Their performance in the second innings was that of men whose basic faculties had gone. Shane Watson could have had a premonition, a DeLorean, the ability to freeze time and unlimited reviews and he still wouldn't have been able to stop his dismissal; Chris Rogers and Brad Haddin were out offering no stroke; and Steven Smith, like Phil Hughes in the first innings, didn't even know he'd hit the ball. At this rate, they might become the first team to employ a specialist DRS coach.
The top order wagged for much of the afternoon session, but then came the increasingly familiar collapse: 5 for 28 to go with 10 for 86 in the first innings and 5 for 9 at Trent Bridge. During Ashes series in the 1990s it was often said that England were "five out, all out". At the moment Australia are almost nought out, seven down before their lower-order show them how to bat with pride and purpose. The top order needs to go into batting rehab.
What Australia would give for the following top six: Greg Blewett, Matthew Hayden, Damien Martyn, Michael Bevan, Justin Langer and Ricky Ponting. That was the A team line-up in the Benson & Hedges Series final of 1994-95. Throughout Australia's years of world domination, their main fear was how they would replace Shane Warne and Glenn McGrath. Nobody worried about the batsmen. Whatever else, Australia would always produce batsmen.
Australia's inadequacies are not England's concern - you can only beat what's in front of you - and their celebratory fizz will taste just fine. Yet even they must be a touch unnerved by how easy this has been. They have played a good Test match, no more, and beaten Australia by 347 runs. England won a single live Ashes Test between 1987 and 2005; over the last four days, this team have done the same without getting out of second gear. It all felt a little low-key, a triumph without recourse to exclamation marks. Yes, England have (all but) won the Ashes.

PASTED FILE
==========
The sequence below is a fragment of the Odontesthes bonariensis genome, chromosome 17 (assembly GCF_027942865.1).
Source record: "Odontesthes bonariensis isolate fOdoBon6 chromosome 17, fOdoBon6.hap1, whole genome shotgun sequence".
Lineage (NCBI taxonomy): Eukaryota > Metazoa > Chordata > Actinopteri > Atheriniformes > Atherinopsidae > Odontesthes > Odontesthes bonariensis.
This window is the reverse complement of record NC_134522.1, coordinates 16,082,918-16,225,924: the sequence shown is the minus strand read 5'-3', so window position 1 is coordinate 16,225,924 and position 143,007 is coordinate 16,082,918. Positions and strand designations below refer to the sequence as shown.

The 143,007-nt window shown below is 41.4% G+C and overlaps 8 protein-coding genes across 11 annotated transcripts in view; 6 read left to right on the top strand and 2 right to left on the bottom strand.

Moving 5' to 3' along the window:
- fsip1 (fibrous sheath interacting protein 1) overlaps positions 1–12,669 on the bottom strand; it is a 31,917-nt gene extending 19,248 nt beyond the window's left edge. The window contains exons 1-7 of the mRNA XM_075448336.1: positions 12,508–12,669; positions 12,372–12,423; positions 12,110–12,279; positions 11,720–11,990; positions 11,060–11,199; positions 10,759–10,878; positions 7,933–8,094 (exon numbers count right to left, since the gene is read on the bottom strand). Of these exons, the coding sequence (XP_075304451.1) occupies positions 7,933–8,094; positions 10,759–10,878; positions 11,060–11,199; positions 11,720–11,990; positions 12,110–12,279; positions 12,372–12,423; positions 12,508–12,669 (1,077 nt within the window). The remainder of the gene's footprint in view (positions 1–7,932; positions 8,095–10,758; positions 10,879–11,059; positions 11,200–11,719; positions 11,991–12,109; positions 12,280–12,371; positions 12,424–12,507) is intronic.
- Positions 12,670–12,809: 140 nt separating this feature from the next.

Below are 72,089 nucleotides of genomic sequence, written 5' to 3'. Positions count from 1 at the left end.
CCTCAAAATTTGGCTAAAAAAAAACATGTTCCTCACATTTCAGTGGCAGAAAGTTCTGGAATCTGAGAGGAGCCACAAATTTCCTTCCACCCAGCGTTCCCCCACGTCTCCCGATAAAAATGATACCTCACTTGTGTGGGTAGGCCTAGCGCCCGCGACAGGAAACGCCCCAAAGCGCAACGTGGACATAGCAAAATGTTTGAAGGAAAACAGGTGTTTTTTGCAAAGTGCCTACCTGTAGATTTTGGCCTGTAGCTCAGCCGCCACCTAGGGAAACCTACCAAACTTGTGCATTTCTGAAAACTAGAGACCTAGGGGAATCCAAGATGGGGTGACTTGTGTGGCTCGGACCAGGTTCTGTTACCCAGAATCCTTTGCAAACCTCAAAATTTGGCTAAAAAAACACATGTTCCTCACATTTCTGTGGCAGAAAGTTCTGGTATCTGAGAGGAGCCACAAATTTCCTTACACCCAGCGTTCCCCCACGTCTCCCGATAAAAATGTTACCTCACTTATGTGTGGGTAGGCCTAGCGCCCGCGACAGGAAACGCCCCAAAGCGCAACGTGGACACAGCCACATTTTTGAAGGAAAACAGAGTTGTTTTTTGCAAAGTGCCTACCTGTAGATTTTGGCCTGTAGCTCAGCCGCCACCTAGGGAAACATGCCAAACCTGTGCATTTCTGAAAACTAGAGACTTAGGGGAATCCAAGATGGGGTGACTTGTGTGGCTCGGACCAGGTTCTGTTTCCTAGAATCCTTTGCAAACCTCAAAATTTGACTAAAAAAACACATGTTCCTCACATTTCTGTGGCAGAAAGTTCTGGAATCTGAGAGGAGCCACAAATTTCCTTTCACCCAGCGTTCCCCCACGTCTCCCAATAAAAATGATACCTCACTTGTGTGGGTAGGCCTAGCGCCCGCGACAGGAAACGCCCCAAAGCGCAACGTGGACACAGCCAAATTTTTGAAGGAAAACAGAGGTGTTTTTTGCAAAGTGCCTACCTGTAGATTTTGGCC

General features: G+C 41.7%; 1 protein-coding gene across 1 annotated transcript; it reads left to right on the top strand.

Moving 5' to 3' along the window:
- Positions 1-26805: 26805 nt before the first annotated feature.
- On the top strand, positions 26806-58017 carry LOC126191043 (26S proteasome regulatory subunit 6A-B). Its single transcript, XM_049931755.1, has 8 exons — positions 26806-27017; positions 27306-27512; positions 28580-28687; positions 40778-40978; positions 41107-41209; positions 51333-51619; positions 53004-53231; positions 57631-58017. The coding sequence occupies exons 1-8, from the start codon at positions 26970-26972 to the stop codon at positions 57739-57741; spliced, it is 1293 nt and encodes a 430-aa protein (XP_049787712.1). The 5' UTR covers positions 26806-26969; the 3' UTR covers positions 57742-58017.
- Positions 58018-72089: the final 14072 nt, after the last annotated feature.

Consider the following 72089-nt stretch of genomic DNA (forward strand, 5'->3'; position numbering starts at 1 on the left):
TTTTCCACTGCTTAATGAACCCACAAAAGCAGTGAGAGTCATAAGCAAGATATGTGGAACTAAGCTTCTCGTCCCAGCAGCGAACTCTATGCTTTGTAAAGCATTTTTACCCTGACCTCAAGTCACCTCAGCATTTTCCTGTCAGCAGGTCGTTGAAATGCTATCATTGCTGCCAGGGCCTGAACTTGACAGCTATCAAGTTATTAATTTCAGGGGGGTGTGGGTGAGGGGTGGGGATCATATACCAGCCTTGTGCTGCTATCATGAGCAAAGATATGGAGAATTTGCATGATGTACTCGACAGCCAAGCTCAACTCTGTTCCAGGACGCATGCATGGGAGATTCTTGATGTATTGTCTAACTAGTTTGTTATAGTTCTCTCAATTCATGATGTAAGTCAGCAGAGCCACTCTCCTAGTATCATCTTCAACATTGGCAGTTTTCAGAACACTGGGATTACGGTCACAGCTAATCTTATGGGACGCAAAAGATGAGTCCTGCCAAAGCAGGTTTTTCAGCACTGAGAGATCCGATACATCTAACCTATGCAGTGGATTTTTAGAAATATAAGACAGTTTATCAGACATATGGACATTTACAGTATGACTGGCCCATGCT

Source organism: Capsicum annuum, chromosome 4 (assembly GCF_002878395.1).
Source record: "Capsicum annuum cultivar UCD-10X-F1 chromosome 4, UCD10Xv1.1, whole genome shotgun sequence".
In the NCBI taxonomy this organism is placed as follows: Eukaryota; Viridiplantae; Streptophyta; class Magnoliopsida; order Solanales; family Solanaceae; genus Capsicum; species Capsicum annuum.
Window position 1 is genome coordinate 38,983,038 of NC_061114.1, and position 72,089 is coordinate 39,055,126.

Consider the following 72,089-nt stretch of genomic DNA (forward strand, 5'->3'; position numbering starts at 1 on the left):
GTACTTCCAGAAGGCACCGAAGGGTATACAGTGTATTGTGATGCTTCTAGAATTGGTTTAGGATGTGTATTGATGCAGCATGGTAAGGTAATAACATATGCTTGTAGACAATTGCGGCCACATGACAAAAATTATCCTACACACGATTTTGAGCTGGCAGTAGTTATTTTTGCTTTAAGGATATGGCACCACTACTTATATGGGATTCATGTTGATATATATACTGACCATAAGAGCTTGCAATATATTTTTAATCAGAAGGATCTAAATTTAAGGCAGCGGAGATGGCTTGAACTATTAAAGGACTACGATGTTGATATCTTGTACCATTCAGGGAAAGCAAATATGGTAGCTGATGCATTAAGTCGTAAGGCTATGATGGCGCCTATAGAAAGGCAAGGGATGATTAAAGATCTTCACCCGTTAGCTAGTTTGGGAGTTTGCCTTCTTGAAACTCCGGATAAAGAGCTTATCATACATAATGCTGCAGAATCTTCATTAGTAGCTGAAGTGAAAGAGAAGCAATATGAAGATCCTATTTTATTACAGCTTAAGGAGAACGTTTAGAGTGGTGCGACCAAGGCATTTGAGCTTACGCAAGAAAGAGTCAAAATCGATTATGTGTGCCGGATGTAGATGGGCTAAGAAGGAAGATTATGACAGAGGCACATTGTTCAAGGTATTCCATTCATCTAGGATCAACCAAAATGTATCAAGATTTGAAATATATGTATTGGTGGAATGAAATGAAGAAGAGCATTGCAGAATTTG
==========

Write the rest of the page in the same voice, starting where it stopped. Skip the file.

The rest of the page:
Those exclamation marks might be needed later in the summer. England achieved full mental and physical disintegration in this match. The precedent of India 2011 - a series that started tightly and ended as an inevitable procession once the visiting team were broken - suggests a whitewash is a genuine possibility. By the time of the fourth Test at Durham, Howay Five-0 might be on everyone's lips.
In his new book, Matt Prior says that the idea of England leaving a legacy has become the most important thing in his career. This team have already done that by winning in Australia and India and not to becoming the No. 1 side in the world. Now they have the chance to do something that no England team has ever achieved: a 5-0 Ashes whitewash. That pursuit might be the only thing that stops this series descending into anti-climax. The only way for England to save this series is to make it even more one-sided.
Rob Smyth is the author of The Spirit of Cricket - What Makes Cricket the Greatest Game on EarthFeeds: Rob Smyth
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Plays of the Day from the second ODI between England and India, in Cardiff
Plays of the day from the third ODI between England and India at Trent Bridge